These results are obviously biased towards my own particular TV tastes. I made no attempt to branch out and watch anything new in April. Even DAREDEVIL, the one new-to-me show featured below, falls in line with my established preferences.
In the main, I like what I call “trashy” television; shows that are, on some level, soap operas. If there’s a good chance one or more characters will discover they have a random half-sibling and/or an evil twin, I’m there. Bonus points if someone fights a ninja. Triple bonus points if they sing about their drama. Quadruple bonus points if there’s any sort of space battle.
I gravitate most strongly towards shows with female protagonists, though I've added a few more male-led shows to my viewing schedule over the last couple of years. I enjoy fantasy, both contemporary and secondary world. I’m on a quest to sample every vampire-focused TV show ever made. I love superheroes. Fight scenes bring me joy, whether or not there’s a ninja involved. Interpersonal relationships are my jam, especially if they can in any way be considered “turgid.” Friendships make me even happier than romances.
Most of my regular TV viewing is American or British.
That's where I'm coming from here.
Stats and Charts
Throughout April, I watched a grand total of 75 individual episodes of 13 different shows. 22 of those episodes were from a half-hour soap opera with 15-20 minutes of actual content1. 1 was a sitcom with 22 minutes of actual content. The remaining 52 episodes were hour-long dramas with 40-60 minutes of actual content.
22 of the 23 half-hour episodes passed the Bechdel Test.
40 of the 52 hour-long episodes passed the Bechdel Test.
That’s an overall pass rate of 83%; much higher than I expected to find, even given my established preference for female-driven shows. A greater number of male-focused shows have crept into my viewing schedule over the last couple of years, as I said above, and I've previously noted that a preponderance of female characters doesn’t always make for meaningful, non-male-focused female interaction. We’ll talk about that in greater detail below.
A by-show, numbers-only breakdown appears as follows:
|Show Title||Episodes Viewed||Bare/Dodgy Passes||Fails||Total Passes|
|Game of Thrones||1||0||0||1|
|Once Upon A Time||3||1||0||3|
|The Vampire Diaries||5||0||0||5|
Gender Breakdowns, With Analysis
Before I began, I hypothesized that shows with female protagonists and largely female supporting casts would pass the Bechdel Test more consistently than shows with male protagonists and largely male supporting casts. This is broadly true, though it’s not quite so simple as that.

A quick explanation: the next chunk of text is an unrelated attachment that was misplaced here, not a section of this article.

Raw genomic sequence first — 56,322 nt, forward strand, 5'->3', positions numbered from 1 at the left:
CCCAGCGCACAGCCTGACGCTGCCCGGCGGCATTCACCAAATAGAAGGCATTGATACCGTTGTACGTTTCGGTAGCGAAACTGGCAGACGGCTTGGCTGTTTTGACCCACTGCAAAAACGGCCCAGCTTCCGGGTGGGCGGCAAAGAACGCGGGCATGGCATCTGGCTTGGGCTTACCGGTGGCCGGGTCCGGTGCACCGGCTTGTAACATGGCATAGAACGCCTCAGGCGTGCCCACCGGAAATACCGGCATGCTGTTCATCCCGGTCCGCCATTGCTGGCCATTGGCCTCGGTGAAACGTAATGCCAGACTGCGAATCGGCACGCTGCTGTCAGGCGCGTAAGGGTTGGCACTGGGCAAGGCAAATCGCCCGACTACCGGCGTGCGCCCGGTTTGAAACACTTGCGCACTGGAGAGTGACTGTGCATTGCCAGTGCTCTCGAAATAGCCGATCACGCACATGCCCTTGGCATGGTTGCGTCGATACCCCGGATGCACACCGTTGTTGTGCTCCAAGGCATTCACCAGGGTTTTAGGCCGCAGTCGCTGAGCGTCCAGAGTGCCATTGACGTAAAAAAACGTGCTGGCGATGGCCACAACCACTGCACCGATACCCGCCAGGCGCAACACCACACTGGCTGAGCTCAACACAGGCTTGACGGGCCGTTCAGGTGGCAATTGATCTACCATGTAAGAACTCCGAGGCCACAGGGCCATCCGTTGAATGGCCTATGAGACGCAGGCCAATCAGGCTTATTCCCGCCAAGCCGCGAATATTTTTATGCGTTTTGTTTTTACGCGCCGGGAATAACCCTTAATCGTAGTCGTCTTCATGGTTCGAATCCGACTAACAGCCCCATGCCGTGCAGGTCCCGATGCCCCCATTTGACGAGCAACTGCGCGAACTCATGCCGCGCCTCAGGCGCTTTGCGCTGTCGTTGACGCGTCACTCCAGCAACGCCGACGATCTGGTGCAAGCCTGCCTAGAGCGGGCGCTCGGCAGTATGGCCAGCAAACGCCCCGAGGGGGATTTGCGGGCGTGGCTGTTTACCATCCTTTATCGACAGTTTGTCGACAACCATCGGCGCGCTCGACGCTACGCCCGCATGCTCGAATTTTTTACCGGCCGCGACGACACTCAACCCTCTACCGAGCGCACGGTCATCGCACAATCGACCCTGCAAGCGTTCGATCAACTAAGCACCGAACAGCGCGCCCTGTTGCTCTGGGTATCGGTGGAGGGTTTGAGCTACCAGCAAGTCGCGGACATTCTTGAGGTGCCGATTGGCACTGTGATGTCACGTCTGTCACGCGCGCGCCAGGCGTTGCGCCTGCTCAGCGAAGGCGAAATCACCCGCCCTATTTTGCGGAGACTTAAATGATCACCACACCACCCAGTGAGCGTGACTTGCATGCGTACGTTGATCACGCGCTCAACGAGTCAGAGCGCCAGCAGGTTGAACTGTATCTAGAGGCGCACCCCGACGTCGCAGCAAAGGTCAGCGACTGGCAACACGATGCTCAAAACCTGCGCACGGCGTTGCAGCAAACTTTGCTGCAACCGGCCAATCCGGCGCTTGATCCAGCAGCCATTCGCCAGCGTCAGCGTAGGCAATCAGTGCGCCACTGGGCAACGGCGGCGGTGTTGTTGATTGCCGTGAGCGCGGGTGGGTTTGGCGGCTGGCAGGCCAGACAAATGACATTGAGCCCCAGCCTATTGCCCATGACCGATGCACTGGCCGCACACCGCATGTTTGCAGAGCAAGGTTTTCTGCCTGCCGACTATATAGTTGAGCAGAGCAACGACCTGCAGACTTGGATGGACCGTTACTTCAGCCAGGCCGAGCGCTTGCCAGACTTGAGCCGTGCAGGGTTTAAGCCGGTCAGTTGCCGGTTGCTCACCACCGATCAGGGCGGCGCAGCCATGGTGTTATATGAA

NASHVILLE, ONCE UPON A TIME, ORPHAN BLACK, and THE VAMPIRE DIARIES have one or more female protagonists and many female series regulars, with quite a few regular male characters in the mix as well. (In some cases, these male characters may arguably be considered protagonists.) Each of these shows passed the Bechdel Test with flying colours more often than not, though NASHVILLE and OUAT each featured one bare pass as discussed below. Even a female-led cast can falter when the storyline pauses to explore the male characters in more detail, or when the protagonists are in conflict with a male villain.
ORPHAN BLACK is worth singling out as an exemplar on that front. Even though the current season features a set of male clones with whom everyone is preoccupied, the two episodes the show aired in April still passed the Bechdel Test so often that I had to pause them at frequent intervals to note everything down. The show refuses to let its female characters’ own issues fade into the background even when the plot demands they pay attention to a large number of men.
THE 100 has a female protagonist and three important female series regulars, but the bulk of the regular cast is male. Most of each episode’s scenes occur between Clarke (the protagonist) and her male friends, or between said male friends with Clarke as a frequent focus; however, it feels like the writers make an effort to have Clarke interact with Raven, Octavia, Abby, or a female guest star at least once per episode2. The vast majority of the time, these interactions focus on something other than the men. Despite the large number of male series regulars, the show only failed the Bechdel Test once across the 10 episodes I watched in April. The women still did important things in that episode, but they did them with the men instead of with each other.